It’s taken me quite a bit longer than I hoped to find the time to sit and write up the next installment of the thoughts that are continuing to swirl around for me as I read Dogen on my commute. One of the threads I find myself returning to is the question of translation and how translation operates from language to language, culture to culture, generation to generation, and this meandering mind-detour takes me straight to Walter Benjamin, about whom I know very little, actually, expect for his 1923 essay, “The Task of the Translator,” about exactly this issue.
Benjamin expresses a whole number of very brilliant and confusing things in the essay (which you can find various versions of around the Internet.) For me, one of the most important is his discussion of the life and afterlife of a work of art. Here’s a bit of it, in Harry Zohn’s translation:
Just as the manifestations of life are intimately connected with the phenomenon of life without being of importance to it, a translation issues from the original—not so much from its life as from its afterlife. For a translation comes later than the original, and since the important works of world literature never find their chosen translators at the time of their origin, their translation marks their stage of continued life.
This is, I think, enormously relevant to the Shobo Genzo, since it’s a text with a very dynamic life and afterlife, a writing that has meant wildly different things at different times and in different contexts. A lot of my Dharma books are in a storage container up in Hayward, I’m afraid, so I haven’t been able to really look at the details, but my memory of the history of the Shobo Genzo is that it was not an important text for Japanese Buddhists in the centuries after its writing, that it was eventually rediscovered by Soto school reformers, and that it was only in the nationalistic context of the early 20th century that it was brought out of its sectarian context by a generation of Japanese intellectuals anxious to find an indigenous philosophical tradition with which to engage the West. That’s probably an oversimplification, and anyone who wants to complicate it in the comments, please do. The point, though, and what Benjamin helps me to see and articulate, is that a text (like anything else!) exits in history, in time, in conditions, and that the Shobo Genzo of 1253, 1553, and 1953 are very different beasts.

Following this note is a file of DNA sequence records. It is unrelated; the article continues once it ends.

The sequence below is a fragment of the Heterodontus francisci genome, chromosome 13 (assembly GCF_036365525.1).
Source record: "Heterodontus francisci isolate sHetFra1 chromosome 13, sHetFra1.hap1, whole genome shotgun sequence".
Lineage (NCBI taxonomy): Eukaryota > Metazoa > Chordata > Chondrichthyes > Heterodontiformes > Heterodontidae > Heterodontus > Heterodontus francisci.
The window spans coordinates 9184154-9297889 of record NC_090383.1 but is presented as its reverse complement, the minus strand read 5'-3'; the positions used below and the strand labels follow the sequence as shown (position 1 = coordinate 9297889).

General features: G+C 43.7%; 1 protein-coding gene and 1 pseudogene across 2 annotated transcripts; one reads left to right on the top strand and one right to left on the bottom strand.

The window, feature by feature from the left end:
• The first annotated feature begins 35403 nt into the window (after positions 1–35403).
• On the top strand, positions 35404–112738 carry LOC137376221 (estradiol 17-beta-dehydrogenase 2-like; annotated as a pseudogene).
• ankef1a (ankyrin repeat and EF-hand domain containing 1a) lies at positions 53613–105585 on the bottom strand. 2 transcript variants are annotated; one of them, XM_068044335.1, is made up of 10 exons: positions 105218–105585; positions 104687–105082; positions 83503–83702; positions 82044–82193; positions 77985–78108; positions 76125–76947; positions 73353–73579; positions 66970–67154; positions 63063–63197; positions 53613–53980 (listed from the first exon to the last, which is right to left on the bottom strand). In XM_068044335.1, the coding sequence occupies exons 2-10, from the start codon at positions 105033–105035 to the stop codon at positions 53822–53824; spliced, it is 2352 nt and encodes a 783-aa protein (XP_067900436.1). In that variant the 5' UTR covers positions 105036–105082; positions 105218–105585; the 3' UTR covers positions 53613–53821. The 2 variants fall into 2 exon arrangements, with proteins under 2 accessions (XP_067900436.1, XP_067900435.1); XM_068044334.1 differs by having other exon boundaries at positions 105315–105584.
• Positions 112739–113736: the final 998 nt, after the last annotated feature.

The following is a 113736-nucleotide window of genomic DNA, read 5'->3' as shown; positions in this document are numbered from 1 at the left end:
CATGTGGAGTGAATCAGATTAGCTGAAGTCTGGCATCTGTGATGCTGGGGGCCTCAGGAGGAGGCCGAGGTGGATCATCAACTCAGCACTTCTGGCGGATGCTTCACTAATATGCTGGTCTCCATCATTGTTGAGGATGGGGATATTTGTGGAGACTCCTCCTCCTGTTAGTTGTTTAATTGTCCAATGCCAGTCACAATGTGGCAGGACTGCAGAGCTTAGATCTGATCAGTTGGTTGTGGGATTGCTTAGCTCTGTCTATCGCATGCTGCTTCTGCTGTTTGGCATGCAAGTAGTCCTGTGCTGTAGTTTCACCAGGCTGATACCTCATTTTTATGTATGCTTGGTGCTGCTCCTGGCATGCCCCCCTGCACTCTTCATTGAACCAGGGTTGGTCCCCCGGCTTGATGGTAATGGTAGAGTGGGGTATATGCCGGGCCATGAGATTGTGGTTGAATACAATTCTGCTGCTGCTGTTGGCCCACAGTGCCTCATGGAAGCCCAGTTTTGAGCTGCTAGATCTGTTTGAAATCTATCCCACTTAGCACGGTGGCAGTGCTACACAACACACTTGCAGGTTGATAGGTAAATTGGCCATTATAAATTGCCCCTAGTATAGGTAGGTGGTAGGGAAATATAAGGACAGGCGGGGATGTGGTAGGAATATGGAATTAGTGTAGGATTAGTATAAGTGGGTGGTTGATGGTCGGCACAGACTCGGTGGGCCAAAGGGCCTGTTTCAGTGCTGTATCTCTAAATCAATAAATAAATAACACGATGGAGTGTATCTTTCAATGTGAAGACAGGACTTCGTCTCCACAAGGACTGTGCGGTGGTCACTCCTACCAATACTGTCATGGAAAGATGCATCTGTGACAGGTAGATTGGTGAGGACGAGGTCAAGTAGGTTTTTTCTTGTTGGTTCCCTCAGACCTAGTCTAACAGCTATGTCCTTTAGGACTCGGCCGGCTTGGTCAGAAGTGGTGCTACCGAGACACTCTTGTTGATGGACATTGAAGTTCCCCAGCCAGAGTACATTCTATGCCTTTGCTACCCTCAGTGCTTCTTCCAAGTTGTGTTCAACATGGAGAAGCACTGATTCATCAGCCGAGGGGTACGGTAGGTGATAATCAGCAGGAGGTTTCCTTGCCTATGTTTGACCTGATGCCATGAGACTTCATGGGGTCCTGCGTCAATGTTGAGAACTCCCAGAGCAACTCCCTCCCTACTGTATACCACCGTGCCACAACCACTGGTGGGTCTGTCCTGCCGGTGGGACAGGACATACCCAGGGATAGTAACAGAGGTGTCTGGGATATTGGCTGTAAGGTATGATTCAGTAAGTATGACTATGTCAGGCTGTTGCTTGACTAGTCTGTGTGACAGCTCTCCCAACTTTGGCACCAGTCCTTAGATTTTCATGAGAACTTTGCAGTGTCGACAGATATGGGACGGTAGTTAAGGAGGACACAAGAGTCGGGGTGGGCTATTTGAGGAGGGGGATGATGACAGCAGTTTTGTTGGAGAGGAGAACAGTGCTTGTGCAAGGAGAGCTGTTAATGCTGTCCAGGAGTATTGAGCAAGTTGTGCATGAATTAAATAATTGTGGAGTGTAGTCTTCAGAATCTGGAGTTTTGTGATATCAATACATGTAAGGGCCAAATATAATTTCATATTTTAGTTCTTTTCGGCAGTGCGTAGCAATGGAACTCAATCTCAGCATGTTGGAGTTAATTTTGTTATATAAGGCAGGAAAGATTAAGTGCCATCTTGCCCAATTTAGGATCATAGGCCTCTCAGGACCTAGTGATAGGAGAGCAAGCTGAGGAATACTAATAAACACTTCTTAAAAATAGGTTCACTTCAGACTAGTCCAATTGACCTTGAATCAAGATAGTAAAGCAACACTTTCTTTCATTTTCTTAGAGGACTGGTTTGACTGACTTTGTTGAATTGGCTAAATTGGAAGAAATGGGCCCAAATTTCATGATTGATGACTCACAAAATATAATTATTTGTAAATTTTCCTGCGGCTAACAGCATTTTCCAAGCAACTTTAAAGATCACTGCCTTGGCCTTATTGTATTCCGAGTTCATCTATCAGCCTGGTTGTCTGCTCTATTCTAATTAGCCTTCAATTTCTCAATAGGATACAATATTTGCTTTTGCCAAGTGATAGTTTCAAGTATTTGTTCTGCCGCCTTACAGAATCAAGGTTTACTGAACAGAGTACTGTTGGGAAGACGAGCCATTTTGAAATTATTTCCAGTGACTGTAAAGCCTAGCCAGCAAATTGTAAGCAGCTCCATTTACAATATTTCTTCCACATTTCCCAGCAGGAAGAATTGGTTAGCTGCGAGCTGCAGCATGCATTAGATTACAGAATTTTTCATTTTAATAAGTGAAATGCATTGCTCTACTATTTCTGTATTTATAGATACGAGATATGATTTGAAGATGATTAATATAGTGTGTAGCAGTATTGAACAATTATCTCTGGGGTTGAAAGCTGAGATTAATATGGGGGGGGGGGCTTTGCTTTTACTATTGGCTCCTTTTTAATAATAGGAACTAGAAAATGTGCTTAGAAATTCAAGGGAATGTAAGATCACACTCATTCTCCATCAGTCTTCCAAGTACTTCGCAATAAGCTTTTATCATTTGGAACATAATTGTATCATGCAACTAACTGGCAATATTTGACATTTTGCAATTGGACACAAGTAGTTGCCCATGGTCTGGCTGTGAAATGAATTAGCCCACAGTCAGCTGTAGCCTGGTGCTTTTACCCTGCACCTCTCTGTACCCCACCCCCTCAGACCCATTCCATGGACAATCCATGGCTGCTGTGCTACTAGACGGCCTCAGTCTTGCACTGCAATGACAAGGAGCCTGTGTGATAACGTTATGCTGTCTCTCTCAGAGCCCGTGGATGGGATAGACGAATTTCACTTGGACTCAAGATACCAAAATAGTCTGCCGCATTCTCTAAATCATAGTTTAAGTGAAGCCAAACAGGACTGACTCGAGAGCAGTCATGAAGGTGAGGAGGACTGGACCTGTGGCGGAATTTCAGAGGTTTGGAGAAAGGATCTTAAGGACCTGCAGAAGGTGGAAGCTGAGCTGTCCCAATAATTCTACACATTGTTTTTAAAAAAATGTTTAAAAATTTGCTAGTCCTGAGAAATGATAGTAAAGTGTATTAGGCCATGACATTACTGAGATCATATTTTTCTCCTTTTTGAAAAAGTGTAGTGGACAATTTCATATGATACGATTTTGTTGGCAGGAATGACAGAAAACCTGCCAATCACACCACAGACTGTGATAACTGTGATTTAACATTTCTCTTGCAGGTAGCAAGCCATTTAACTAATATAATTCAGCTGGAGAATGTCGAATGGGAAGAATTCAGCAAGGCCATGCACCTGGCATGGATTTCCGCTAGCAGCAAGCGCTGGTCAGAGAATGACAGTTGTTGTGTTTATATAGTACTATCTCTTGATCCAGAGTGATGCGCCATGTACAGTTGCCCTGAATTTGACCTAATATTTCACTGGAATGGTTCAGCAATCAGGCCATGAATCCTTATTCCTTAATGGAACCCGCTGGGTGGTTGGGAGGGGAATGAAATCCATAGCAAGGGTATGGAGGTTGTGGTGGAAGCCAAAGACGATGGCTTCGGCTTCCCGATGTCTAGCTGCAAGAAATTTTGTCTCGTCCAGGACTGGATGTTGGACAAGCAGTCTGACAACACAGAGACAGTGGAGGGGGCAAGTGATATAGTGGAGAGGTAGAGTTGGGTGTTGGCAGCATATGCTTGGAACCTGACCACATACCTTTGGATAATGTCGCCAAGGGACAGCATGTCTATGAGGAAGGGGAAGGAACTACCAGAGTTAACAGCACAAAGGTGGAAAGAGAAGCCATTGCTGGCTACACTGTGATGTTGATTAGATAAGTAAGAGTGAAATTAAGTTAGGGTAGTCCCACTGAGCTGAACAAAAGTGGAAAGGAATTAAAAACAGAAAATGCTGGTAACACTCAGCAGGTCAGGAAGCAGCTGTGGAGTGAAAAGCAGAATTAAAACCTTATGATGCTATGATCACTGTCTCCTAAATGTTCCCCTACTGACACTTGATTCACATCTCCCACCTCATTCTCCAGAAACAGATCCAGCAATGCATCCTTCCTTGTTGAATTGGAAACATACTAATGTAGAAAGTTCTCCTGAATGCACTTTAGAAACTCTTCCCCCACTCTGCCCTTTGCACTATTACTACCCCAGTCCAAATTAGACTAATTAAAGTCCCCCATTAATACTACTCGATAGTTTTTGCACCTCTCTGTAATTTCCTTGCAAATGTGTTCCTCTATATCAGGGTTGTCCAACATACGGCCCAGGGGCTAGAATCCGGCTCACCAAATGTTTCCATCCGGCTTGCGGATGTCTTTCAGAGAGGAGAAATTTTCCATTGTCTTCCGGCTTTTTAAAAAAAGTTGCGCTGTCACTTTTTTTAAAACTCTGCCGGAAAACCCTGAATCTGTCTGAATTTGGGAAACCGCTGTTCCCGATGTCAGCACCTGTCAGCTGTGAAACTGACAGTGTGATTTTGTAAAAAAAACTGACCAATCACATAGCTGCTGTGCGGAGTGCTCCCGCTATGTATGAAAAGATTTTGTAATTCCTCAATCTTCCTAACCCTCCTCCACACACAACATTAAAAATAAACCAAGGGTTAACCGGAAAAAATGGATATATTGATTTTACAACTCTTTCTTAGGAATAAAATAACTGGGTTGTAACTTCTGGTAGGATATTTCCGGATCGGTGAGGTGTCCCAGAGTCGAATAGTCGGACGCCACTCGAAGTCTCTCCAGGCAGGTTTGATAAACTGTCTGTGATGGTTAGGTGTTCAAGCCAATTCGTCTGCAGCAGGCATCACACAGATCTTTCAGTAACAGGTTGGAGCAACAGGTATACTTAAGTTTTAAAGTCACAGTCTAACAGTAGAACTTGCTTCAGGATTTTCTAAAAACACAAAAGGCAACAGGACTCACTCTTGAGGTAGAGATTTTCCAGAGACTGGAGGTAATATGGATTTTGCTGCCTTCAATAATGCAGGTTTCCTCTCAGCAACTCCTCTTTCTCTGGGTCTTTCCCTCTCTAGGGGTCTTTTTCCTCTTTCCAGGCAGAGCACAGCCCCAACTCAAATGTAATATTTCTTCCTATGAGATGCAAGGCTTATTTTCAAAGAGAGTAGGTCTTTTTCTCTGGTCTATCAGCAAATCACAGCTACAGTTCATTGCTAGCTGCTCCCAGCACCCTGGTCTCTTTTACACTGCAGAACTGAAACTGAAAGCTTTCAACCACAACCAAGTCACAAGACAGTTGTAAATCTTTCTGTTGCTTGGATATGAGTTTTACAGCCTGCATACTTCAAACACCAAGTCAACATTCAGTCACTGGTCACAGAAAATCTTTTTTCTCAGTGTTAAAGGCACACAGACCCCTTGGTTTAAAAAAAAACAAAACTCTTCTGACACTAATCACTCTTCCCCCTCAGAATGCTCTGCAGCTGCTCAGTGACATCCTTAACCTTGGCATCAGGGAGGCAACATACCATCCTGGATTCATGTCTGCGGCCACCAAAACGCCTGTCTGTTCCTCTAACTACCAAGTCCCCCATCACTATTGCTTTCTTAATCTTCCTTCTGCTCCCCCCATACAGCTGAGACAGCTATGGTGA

And indeed, is not the continued life of works of art far easier to recognize than the continual life of animal species? The history of the great works of art tells us about their antecedents, their realization in the age of the artist, their potentially eternal afterlife in succeeding generations. Where this last manifests itself, it is called fame. Translations that are more than transmissions of subject matter come into being when in the course of its survival a work has reached the age of its fame. Contrary, therefore, to the claims of bad translators, such translations do not so much serve the work as owe their existence to it. The life of the originals attains in them to its ever-renewed latest and most abundant flowering.
Translations, then, do not point us back towards an original; they are the original flowering forward into its new life. Here’s even more:
. . . it can be demonstrated that no translation would be possible if in its ultimate essence it strove for likeness to the original.
(Take a minute to absorb what a weird statement that is!)
For in its afterlife—which could not be called that if it were not a transformation and renewal of something living—the original undergoes a change. Even words with fixed meaning can undergo a maturing process. The obvious tendency of a writer’s literary style may in time wither away, only to give rise to immanent tendencies in the literary creation. What sounded fresh once may sound hackneyed later; what was once current may someday sound quaint.
And a little later:
For just as the tenor and the significance of the great works of literature undergo a complete transformation over the centuries, the mother tongue of the translator is transformed as well.
Here is, for me, where we get to maybe the wildest and most fascinating insight that Benjamin brings to Dogen. It seems clear enough to take up the question of how Dogen’s ideas are transformed when they’re written down in English; here Benjamin asks us to consider the ways that English is transformed by being used to state Dogen’s ideas. Not so much how I change Dogen, but more how Dogen changes me—and doesn’t that very question—that abrupt reversal and turn—itself feel like something Dogen might ask?